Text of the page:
Non-terrestrial network (NTN) connectivity is revolutionizing the Internet of Things (IoT) landscape, offering unprecedented deployment flexibility for connected devices. With the integration of NTN into IoT chipsets, devices now have the capability to establish connections directly with satellites, bypassing traditional terrestrial networks. This technological leap introduces both stand-alone chips dedicated to satellite communication and hybrid chipsets that support dual connectivity.
Understanding the Importance of NTN
While legacy cellular networks provide extensive coverage, their reach is predominantly population-centric, leaving vast geographic expanses underserved. Satellite connectivity has long offered a solution to this gap, albeit at a prohibitive cost, confining its application to niche areas such as broadcasting. Recent advancements have significantly reduced the costs associated with NTN solutions, making satellite communication a viable and economical choice for IoT deployments, ensuring ubiquitous connectivity.
NTN: A Communication Channel of Choice
NTN connectivity has become increasingly attractive for various applications beyond emergency networks and peak-time terrestrial network offloading. Industries such as automotive, energy, agriculture, maritime, and railway now benefit from global communication capabilities. For instance, hybrid cellular/NTN devices provide critical connectivity for extreme sports enthusiasts venturing beyond cellular reach, while remote installations like maritime shipments and offshore rigs rely on NTN for continuous monitoring and control.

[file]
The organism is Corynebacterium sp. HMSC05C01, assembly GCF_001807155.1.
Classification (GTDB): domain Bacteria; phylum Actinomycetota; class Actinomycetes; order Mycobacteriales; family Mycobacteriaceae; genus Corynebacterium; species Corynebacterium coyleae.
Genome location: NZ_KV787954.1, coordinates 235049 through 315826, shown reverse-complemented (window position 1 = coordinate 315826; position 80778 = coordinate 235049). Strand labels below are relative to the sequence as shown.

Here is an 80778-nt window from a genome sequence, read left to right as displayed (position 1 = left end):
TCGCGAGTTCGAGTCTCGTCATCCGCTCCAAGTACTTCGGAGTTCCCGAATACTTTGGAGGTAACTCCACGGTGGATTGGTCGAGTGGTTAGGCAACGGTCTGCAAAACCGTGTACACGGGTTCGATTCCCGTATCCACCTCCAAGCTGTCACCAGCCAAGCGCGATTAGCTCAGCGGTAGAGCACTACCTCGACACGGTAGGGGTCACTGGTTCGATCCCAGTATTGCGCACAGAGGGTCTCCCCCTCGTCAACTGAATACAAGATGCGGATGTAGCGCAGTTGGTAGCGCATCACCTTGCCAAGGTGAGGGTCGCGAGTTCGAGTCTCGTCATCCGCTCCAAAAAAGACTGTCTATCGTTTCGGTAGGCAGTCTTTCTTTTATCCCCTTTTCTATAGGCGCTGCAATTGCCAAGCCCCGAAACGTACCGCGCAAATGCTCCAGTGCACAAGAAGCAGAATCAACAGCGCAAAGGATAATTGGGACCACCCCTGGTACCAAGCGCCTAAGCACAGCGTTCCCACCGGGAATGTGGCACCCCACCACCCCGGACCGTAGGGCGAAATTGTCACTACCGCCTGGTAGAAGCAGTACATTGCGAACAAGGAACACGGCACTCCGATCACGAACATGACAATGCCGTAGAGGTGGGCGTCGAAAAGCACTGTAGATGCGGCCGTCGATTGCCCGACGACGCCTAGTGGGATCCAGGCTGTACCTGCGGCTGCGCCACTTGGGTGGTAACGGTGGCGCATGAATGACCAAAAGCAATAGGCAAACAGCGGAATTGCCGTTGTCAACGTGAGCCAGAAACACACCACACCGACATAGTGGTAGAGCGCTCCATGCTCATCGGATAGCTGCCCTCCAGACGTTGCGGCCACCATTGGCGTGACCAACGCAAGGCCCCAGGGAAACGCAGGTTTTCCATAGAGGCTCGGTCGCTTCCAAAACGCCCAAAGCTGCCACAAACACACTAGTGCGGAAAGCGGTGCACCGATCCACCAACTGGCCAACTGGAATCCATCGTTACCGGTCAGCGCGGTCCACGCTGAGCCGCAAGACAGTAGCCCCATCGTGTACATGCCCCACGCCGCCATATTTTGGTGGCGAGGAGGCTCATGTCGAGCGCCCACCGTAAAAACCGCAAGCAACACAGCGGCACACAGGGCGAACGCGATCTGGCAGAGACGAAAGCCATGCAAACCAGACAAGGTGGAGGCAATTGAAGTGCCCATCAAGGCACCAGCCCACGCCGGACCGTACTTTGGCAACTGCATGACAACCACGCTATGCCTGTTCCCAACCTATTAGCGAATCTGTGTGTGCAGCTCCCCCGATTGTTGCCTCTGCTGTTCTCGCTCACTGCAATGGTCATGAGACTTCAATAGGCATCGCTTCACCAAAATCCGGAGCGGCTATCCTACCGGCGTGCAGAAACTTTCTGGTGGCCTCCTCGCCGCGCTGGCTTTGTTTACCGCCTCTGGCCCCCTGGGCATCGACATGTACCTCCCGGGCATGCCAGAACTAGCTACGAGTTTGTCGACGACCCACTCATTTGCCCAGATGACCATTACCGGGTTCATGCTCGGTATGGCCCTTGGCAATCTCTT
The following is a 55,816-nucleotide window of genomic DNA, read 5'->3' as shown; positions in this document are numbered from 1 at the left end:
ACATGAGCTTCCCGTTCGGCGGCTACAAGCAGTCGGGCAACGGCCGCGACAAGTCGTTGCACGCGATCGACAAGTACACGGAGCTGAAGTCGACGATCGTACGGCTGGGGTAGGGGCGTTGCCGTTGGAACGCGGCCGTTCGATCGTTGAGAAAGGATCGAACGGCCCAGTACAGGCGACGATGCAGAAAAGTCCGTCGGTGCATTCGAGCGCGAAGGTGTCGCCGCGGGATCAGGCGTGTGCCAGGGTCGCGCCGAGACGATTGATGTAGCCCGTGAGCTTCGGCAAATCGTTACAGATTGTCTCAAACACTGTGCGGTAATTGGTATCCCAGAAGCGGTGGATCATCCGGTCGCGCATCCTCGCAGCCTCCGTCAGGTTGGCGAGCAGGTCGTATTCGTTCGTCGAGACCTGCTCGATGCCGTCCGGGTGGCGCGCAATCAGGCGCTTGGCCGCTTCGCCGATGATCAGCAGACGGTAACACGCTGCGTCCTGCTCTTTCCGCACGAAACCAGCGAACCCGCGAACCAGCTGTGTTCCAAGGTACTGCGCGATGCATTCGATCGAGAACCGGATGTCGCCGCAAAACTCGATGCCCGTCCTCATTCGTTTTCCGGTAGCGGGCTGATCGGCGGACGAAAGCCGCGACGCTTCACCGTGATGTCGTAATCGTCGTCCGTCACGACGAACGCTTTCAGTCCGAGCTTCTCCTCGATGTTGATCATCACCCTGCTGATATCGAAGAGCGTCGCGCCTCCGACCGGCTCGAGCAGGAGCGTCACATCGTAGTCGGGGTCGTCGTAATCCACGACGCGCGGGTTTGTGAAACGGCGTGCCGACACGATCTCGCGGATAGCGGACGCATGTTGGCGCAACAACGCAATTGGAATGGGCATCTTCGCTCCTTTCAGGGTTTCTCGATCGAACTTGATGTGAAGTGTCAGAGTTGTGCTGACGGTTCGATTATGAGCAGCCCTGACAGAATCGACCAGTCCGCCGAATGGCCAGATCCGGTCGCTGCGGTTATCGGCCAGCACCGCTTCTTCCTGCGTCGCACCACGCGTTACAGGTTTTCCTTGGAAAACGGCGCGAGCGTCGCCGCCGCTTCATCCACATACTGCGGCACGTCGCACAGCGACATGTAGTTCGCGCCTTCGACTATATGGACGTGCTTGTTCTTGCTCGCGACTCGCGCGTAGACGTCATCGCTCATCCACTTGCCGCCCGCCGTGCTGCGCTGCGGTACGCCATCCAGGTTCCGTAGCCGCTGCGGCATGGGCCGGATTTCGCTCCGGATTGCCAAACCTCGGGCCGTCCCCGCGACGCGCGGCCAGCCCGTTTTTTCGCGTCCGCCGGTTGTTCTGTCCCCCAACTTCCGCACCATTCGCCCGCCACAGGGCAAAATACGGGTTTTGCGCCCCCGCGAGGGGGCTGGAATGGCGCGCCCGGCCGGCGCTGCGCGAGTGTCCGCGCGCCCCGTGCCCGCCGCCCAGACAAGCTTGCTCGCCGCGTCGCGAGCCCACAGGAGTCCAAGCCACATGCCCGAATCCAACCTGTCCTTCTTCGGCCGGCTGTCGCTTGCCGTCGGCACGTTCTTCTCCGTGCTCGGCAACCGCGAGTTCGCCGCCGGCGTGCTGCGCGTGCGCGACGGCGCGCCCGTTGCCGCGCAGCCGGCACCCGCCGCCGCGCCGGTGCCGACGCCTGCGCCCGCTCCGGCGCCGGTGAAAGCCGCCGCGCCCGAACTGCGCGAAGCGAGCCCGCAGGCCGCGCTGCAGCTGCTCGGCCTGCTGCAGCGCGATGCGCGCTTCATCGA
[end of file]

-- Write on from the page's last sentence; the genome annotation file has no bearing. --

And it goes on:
Standards and Trends in Satellite IoT
The 3GPP has laid the groundwork for the integration of broadband and IoT-NTN, with initiatives starting as early as releases 15 and 16, and continuing into release 17. This standardization paves the way for the growth of the NTN market. IoT Analytics predicts a compound annual growth rate of 22% for satellite IoT subscribers from 2021 to 2026, highlighting the expanding role of NTN in the IoT domain.
Comparing GEO and LEO Satellite Systems
IoT/M2M communication services traditionally rely on Geostationary Equatorial Orbit (GEO) and Low-Earth Orbit (LEO) satellites. LEO satellites, favored for their lower latency and cost-effective deployment, are rapidly gaining preference among operators. Conversely, GEO satellites offer broader coverage with fewer units, albeit with higher latency. While LEO constellations promise near real-time applications, their limited number poses challenges for continuous global connectivity, a gap that GEO satellites fill more effectively despite their latency.
Looking Ahead: The Future of IoT NTN
The trajectory for NTN technology appears promising, with ongoing advancements aimed at enhancing connection efficiency and reducing operational costs. Innovations in low-power radio technology and modulation schemes are expected to bolster NTN connectivity, making LEO satellite services more accessible and affordable. As the landscape evolves, NTN connectivity is poised to become a cornerstone technology for connecting IoT devices in remote locations, transforming the possibilities for global device communication.
As NTN technology progresses, its integration into IoT applications is anticipated to expand, bridging connectivity gaps and fostering innovation across various sectors. The evolution of NTN connectivity underscores a significant shift towards comprehensive, global communication solutions, heralding a new era in IoT deployment.